Los Angeles duo emerges from California wildfires with new album, ‘The Beast You Are’
When Los Angeles duo Big Business decamped to El Studio in San Francisco in November 2018 to record its new album, The Beast You Are (Joyful Noise Recordings), the setting felt a bit like End Times.
“It was during the fires up in Chico, [California], and the city was covered in smoke. … You couldn't really go outside because, visibly, the air quality was so poor,” said bassist/singer Jared Warren, who joins his bandmate, drummer/singer Coady Willis, in concert at Ace of Cups on Saturday, March 16. “Then the space itself is in a very industrial area, so it was desolate and smoky … and we were just holed up in this dark bunker. It was kind of apocalyptic.”
This dark, desolate feel bleeds into the music on The Beast You Are, out April 12, which includes cryptic lyrical references to flames, blood-strewn wastelands and shadowy destructive forces (“Nobody's safe,” Warren sings at the onset of the massive “Abdominal Snowman”).
“I can see that [smoke-filled setting] having worked its way in; I was finishing up some lyric writing in the studio,” Warren said. “But that whole summer, even before we went up to San Francisco, it was just a lot of fires. Malibu was on fire. It was pretty gnarly, and I would say the record reflects these crazy times, for sure.”
The Beast You Are, much like its 2016 predecessor Command Your Weather, is a leaner, more menacing affair, owing in part to the band's decision to resume recording as a duo following years spent working alongside additional musicians. The paring down also served as an added motivator, Warren said. “It was a little bit like we had something more to prove, or perhaps a bigger chip on our shoulder since we were a two-piece again,” he said.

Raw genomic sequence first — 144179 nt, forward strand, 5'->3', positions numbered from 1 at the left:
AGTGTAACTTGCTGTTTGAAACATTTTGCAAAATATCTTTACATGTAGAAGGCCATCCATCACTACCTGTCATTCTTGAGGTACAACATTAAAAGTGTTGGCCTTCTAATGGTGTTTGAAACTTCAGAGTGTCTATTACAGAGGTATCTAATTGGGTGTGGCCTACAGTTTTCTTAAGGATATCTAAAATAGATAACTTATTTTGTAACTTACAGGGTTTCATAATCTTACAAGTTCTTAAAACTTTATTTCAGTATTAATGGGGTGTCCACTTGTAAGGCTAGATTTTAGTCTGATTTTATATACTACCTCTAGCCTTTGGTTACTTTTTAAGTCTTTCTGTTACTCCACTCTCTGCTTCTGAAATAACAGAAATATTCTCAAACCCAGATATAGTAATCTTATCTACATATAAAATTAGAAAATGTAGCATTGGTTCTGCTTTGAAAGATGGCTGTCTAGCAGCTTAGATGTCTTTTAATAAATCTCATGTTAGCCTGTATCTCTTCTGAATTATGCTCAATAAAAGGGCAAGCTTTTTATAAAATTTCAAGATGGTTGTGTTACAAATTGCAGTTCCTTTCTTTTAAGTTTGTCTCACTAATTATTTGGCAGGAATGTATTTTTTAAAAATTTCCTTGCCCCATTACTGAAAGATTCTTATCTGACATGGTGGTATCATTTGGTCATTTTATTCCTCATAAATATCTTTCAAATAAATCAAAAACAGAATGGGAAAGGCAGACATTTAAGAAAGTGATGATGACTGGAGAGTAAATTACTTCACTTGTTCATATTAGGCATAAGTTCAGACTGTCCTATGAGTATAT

Even recording amid lung-choking smoke, the musicians occasionally pulled back to allow the songs to breathe a bit more, as on the droning “The Moor You Know,” a patient earthmover built on an ominous bassline, horror-film synthesizer and steady, skull-crushing drums.
“Maybe it's getting older and wanting to pace yourself, or at least being aware of it,” said Warren, momentarily distracted by the several bald eagles he spotted swooping outside the band's tour van. (“That's crazy. Sorry, that's a notable sighting,” he offered in apology.) “Not to say it's the easy way out, or anything. It's just being mindful of creating a live set that has pacing and keeps people engaged, and keeps us engaged, too. It's been good on tour, especially playing larger places where you can appreciate those spaces in the music. If you're playing in a big place, and it's really loud, things resonate in ways they sometimes don't in those smaller clubs.”